Good, bad and ugly sides of budget 2016-17

After meeting Rs1.8tr debt servicing cost, govt is left with just Rs977b


DR MANZOOR AHMAD June 20, 2016
Whereas the rest of the developing world has been rapidly reducing reliance on taxes on international trade to become part of the globalised world, Pakistan is increasing its isolation. PHOTO: REUTERS

ISLAMABAD: The discussion on the budget for 2016-17 so far shows that for the ruling party it is all good while for the opposition it is all bad. But everyone has been careful not to discuss another side of the budget, which is mostly ugly.

Those who feel all is good point out that the growth of GDP at 4.7%, industrial production at 6.8% and services at 5.7% are the highest since 2007, when the economy started nose-diving.

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They would also boast about the inflation at 2.8% being the lowest since 2003 and foreign exchange reserves at $21.3 billion being the highest ever.

They could also take some satisfaction that the government is now taking some corrective measures for sectors such as agriculture and exports that were seriously neglected in the past.

Those on the other side of the aisle are pointing out that exports have dropped 14% from last year’s level, net foreign direct investment is at $1 billion, which is the lowest for the last four years, and agriculture growth is shrinking 0.19%, which was last seen in 2009.

For them, there is gloom and doom all around. They could also clamour about how the economy is choking from the manifold increase in corporate and indirect taxes. These include taxes on income from contracts executed abroad, alternative corporate tax on businesses, even if they are incurring a net loss, and continuation of super tax on certain businesses.

The worst is continuing with the past practice of increasing customs duties through various schemes. Whereas the rest of the developing world has been rapidly reducing reliance on taxes on international trade to become part of the globalised world, Pakistan is increasing its isolation.

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Thus, the anti-export bias, which has been building up for the last three years, has been further accentuated in this budget.

Growing sectors the target

Another bad feature of the budget reminds of a Japanese saying – “a nail that sticks out should be hammered”.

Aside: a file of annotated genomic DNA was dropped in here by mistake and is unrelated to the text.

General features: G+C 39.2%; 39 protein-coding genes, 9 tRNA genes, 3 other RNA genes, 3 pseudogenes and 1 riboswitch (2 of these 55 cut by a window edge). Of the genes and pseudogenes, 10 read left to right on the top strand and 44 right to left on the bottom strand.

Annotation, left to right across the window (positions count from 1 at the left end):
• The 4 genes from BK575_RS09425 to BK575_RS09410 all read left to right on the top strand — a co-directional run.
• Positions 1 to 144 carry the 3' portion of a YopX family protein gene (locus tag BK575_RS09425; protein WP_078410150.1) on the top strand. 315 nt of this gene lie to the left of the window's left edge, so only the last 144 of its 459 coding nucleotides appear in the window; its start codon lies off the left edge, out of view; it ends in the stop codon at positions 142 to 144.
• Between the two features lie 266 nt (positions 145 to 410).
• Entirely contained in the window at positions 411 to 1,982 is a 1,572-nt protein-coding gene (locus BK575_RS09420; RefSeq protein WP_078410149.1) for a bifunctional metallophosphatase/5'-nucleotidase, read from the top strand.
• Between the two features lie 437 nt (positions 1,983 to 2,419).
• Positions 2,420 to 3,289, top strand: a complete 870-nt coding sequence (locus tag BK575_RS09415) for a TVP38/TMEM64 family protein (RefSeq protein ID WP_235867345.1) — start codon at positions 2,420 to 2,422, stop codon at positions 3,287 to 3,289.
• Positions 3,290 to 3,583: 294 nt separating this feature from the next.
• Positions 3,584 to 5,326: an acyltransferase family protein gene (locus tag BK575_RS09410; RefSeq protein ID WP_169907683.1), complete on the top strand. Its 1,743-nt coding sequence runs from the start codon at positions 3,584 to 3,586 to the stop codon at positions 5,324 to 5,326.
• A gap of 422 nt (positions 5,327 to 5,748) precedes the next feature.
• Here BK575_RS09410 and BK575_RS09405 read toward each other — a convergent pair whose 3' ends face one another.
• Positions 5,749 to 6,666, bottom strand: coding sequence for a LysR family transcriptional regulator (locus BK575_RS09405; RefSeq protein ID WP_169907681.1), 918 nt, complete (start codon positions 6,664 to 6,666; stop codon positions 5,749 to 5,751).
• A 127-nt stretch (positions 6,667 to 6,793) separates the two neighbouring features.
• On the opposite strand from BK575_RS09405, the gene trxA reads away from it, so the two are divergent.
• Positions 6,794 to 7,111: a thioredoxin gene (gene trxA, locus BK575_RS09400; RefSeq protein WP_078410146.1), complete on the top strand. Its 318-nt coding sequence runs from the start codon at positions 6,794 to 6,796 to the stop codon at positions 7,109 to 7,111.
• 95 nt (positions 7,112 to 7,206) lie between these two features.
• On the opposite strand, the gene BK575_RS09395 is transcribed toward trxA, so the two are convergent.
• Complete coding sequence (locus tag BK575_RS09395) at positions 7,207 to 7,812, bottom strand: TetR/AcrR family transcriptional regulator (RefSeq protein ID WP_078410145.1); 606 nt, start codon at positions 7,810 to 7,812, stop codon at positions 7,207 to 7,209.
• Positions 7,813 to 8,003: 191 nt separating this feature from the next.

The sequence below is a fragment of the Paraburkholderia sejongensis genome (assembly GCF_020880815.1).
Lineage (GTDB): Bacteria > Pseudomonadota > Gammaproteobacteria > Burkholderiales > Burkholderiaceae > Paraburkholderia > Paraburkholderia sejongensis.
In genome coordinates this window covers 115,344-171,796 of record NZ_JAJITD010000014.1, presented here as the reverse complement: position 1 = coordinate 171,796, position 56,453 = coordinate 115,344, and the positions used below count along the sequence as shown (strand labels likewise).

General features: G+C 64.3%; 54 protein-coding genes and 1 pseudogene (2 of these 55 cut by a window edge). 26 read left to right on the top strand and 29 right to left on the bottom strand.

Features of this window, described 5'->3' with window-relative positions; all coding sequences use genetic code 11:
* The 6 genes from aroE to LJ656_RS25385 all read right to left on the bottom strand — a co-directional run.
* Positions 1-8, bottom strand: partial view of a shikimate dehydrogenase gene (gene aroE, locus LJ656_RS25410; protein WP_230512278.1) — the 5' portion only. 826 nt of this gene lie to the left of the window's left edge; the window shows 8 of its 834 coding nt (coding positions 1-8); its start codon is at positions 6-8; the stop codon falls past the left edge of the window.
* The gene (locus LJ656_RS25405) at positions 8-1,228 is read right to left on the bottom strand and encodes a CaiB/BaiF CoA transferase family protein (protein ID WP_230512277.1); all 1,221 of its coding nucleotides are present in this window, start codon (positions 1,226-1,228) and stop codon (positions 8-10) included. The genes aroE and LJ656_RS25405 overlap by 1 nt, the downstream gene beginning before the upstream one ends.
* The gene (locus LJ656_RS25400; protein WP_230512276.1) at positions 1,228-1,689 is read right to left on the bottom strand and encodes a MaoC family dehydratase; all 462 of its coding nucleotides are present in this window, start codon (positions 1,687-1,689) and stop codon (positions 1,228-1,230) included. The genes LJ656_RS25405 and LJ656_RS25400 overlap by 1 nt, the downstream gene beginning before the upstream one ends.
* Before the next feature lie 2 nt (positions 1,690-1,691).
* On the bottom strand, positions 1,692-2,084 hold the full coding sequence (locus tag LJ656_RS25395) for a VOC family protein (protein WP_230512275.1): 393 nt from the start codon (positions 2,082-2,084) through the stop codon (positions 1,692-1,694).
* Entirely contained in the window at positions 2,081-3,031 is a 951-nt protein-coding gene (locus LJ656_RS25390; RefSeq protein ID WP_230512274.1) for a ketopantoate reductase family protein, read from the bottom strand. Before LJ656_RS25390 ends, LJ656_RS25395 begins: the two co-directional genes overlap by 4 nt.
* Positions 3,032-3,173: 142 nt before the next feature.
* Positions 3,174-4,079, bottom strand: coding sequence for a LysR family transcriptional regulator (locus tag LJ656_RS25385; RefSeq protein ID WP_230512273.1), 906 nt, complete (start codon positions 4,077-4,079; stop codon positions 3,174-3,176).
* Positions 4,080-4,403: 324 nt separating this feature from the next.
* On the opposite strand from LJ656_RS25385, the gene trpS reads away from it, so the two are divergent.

The government has been targeting sectors that have shown any growth potential. It has been doing this with the telecom sector and now it is the construction industry, which has been showing some promise and last year grew 13.1%.

After levying regulatory duties on essential construction material such as iron and steel bars, now it has targeted the cement sector through higher central excise duty. Unlike other countries, do we not realise that the construction sector is one of the main drivers of economic growth?

Ever since the ruling party came to power, its infatuation with metros and roads has meant that it has to cut all other essential needs such as water, education and health.

For example, allocations to deal with water scarcity have been substantially reduced while allocations for education and health, which are amongst the lowest even in South Asia, remain almost stagnant.

One could imagine that with falling foreign direct investment, we would be careful not to create panic among the existing investors who are putting up with difficult conditions.

Through the new auto policy, existing investors were stopped from making any new investments. Now with new taxes on the dairy sector and the subsequent blockage of the growth of milk packaging, the government seems to be compelling Nestle and other potential long-time investors to move elsewhere.

Ugly side

The ugly side of the budget, which is likely to be swept under the carpet, is that after meeting the debt servicing cost of Rs1,803 billion, the federal government is left with just Rs977 billion from its revenues to meet all its expenses.

 

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This is not enough even to meet the defence expenditure (including military pensions) which this year surpassed Rs1 trillion.

Still another ugly matter, which is not likely to be discussed, is that contrary to its claims of levelling the playing field, the government has singled out several Chinese companies for special customs duty and tax concessions.

By picking some favourites, the government has ensured that no other company, including the local ones, can bid and compete against the chosen companies. This will not only make Pakistan’s position untenable if any country were to challenge this measure at the WTO, it would also ensure that the exempted companies can include forgone revenue in taxes as their profit.

While there is a need to speak about the good and bad aspects, there is also a need to address the ugly side of the budget.

The writer served as Pakistan’s ambassador to WTO from 2002 to 2008

Published in The Express Tribune, June 20th, 2016.

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